The implementation of a new law to correct improper bidding processes has been lagging at the local level, the land ministry said Friday.
The ministry reported that only 60 percent of municipal governments have fulfilled their obligations to spell out their criteria for choosing bidders for public works under the designated bidding system.
Only selected qualified candidates can participate in the bidding process under the current system, which has been adopted for a large portion of public works.
The system has been criticized for making the bidding process opaque by allowing a public body to arbitrarily select a bidder.
While 93 percent of central government bodies and 94 percent of special state-backed corporations had disclosed their criteria for designating candidate bidders, only 59.9 percent of municipalities had done so as of March 31, a year after the law’s enforcement.
The law was enacted in November 2000 at the initiative of Chikage Ogi, who became land minister after former minister Eiichi Nakao was arrested for allegedly taking bribes from a Tokyo construction firm.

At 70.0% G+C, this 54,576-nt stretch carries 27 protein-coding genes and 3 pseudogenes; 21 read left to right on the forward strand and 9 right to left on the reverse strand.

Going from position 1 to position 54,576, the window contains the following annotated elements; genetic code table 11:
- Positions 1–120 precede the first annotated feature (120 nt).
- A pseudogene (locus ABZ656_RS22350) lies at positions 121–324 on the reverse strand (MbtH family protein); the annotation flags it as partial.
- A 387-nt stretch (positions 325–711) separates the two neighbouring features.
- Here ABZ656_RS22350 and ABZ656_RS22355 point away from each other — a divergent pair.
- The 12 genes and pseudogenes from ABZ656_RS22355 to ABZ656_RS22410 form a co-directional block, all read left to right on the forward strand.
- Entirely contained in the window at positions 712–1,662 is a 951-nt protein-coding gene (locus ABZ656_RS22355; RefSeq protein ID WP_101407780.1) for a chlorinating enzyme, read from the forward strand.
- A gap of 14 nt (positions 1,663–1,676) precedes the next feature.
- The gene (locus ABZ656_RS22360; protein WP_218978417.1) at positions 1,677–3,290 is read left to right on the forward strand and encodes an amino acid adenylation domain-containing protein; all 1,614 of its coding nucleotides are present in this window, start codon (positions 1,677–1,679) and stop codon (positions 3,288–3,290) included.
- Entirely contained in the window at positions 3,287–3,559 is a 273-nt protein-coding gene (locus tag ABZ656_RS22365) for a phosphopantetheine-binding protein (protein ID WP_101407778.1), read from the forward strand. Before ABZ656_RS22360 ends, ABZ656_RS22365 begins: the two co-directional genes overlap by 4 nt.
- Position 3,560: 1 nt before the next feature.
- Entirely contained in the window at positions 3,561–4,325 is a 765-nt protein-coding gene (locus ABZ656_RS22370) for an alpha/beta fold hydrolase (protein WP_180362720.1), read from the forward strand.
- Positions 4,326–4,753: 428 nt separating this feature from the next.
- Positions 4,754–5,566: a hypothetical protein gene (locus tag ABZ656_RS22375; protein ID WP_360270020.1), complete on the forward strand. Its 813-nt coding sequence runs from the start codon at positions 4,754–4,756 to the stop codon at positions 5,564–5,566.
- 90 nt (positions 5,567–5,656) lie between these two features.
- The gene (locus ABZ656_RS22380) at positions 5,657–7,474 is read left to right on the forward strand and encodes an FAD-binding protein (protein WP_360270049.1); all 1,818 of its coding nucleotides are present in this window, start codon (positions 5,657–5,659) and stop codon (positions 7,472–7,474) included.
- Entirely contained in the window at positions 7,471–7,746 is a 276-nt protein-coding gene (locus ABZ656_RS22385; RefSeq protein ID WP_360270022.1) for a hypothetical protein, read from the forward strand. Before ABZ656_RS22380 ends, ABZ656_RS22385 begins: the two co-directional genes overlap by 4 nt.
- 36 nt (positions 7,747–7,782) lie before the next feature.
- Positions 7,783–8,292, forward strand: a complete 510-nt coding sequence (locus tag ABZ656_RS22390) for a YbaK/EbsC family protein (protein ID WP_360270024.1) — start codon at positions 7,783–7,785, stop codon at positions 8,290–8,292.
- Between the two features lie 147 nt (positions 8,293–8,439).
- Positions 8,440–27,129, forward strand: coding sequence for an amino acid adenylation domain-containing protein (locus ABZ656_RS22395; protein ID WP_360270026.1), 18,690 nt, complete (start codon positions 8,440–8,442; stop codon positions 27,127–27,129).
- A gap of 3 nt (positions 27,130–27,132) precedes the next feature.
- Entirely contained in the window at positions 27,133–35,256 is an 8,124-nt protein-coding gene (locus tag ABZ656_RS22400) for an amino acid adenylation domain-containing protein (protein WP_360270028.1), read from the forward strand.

The survey covered 19 central government bodies, 40 state-backed firms, 47 prefectural governments, 12 cities and 3,229 municipal offices.
The survey also revealed that 63 percent of the municipalities did not require bidders to submit details of their own cost estimates in the bidding.
Submission of cost estimates by each bidder is considered key to preventing bid-rigging because only serious competitors would spend the time and money needed to estimate the costs of construction.
The survey also showed that only 63 percent of municipalities require construction companies to submit details of multilevel subcontracts. These are considered key in preventing the practice of “maru-nage,” or passing it all on, to gain unfair intermediate profits by merely subcontracting all the work to others.
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